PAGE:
ULM students, community hear proposals for natatorium
The News Star | www.thenewsstar.com
October 17, 2011
Written by Sarah Eddington
ABOVE: Nicholas Middleton, CEO of Cube 3 Studio, offers one plan for the University of Louisiana at Monroe’s natatorium at a public forum on the ULM campus on Monday. TOP: Otis Peterson, Kyle Bullitt and George May attend the forum to discuss the future of ULM’s natatorium. / Margaret Croft/The News-Star
Nearly 200 community members and students gathered at the University of Louisiana at Monroe on Monday evening to hear three potential options for the future of the Lake C. Oxford Natatorium.
The options presented at the public forum ranged from renovating the pool into a highly community-friendly facility to one that would cater entirely to students.
Chris Pealer, executive director of the YMCA of Northeast Louisiana, presented the first option, which would keep the natatorium’s Olympic-sized pool while altering the diving well area and adding new features.
“The natatorium is a unique asset to the campus and the community,” Pealer said. “It is the only enclosed aquatic facility of its size in this area.”
The YMCA’s proposal suggests removing the diving well and replacing it with a recreational pool equipped with a lazy river, alongside a wellness/therapy pool to be used for rehabilitation. Other features include adding a slide, a cabana and sun deck furniture for tanning in addition to a walkway leading to the bayou for access to water recreation.
The proposal would also add a smaller outdoor pool adjacent to the facility.
Pealer said collaboration between the YMCA and ULM’s natatorium would also create other opportunities for the university, including the addition of new diet and activity initiatives, new water sports programs, student employment and off campus recreation opportunities.
“Having the YMCA come onto campus would add another element to the quality of life,” he said. “We would bring things we are known for around the country.”
Pealer suggested the facility would be maintained by an advisory board made up of campus and community representatives.
He said the overall estimated cost of the YMCA’s proposal would be $2.8 million, which could be funded by a combination of student fees, selling of bonds and community memberships.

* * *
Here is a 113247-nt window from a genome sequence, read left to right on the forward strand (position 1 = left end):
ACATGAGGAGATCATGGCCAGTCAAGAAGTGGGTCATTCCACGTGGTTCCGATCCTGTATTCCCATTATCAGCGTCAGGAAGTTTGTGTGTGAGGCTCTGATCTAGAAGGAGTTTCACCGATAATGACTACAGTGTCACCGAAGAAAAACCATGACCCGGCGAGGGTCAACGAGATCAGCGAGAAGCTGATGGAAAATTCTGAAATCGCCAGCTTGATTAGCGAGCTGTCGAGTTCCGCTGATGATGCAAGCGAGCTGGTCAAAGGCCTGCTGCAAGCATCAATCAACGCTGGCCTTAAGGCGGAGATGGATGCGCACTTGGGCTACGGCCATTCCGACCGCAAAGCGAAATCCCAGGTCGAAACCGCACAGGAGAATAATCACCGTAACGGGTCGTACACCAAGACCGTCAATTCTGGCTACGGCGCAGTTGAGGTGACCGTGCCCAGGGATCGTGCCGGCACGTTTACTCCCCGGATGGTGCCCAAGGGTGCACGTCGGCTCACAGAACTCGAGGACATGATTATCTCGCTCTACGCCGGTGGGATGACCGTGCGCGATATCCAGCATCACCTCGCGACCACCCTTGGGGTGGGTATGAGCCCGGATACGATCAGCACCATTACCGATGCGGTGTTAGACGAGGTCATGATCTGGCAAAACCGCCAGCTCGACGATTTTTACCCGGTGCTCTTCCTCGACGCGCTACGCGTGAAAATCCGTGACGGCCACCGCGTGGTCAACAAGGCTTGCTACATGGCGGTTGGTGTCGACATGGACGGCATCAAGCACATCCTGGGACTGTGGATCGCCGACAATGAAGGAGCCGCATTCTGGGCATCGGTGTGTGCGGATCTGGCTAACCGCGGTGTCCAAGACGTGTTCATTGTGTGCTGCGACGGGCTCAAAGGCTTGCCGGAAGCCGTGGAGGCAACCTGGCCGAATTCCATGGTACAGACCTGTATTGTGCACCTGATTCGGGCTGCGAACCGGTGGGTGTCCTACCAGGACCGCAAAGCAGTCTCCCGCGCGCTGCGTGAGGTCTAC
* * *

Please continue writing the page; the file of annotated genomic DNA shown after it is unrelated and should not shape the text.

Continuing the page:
He added that the community could sponsor a reserve fund for maintaining the facility.
“This would serve everyone and meet the needs of everyone who has an interest in this facility,” he said.
The two other options for the natatorium were presented by Nicholas Middleton, CEO of Cube 3 Studio and the same architect who designed Bayou Park and ULM’s housing improvements.
Middleton’s first proposal involved renovating the existing natatorium into a student life center, which could include recreational attractions like a movie theater, a game area and a café. The pool would be removed entirely.
He said the renovation would turn the space into a “destination location” on campus.
Middleton’s second proposal would be to construct an entirely outdoor 42,000-square-foot lazy river recreational pool on Bayou Park. The pool would include a sun deck, a hot tub area, a cabana and a dock for kayaks and canoes to enter the bayou.
“Pools on campuses throughout the United States are changing,” he said. “Students are wanting a fun environment to basically go to for recreation. They are not necessarily looking for the lap pools in today’s world.”
The proposal also includes building an amphitheater alongside the pool.
Middleton was unable to provide cost estimates on his proposals and said the outdoor pool would take nine months to construct and would also be heated.
Much debate has surrounded the issue of the natatorium’s future since it was announced this summer that it would be temporarily closed in order to assess its condition and explore ways it can be used to better serve the community.
University officials said the natatorium, built in 1976, requires repairs that are expected to cost as much as $2 million, and surveys show low use among students.
After receiving negative reaction from community groups, former students and individuals, some who have used the natatorium for decades, the student body agreed in August to keep the natatorium open for the fall semester while it determines what to do with the facility.
While some community members at the public forum took the opportunity to voice their concerns about the facility’s future, ULM President Nick Bruno reminded them that because the natatorium is funded by student fees, the final decision will ultimately be up to the students.
“(The money to renovate the facility) has to be through student fees or student assessments, which is why we are at the point we are today,” he said.
If the students decide not to renovate the natatorium, Bruno said a partnership could still be made between the university and a non-profit organization interested in keeping the facility open.
“If the community wants to retain the natatorium, and if the students decide not to renovate it, we are open to a partnership there that will allow you to find someone … that will take over the natatorium and its operations,” he said.
Brooke Dugas, Student Government Association president, said final drafts and cost estimates for each proposal will be presented to the students in the coming months and that after some evaluation, a vote will take place.
Dugas said the students would continue to try and work to meet the needs of both the community and student body.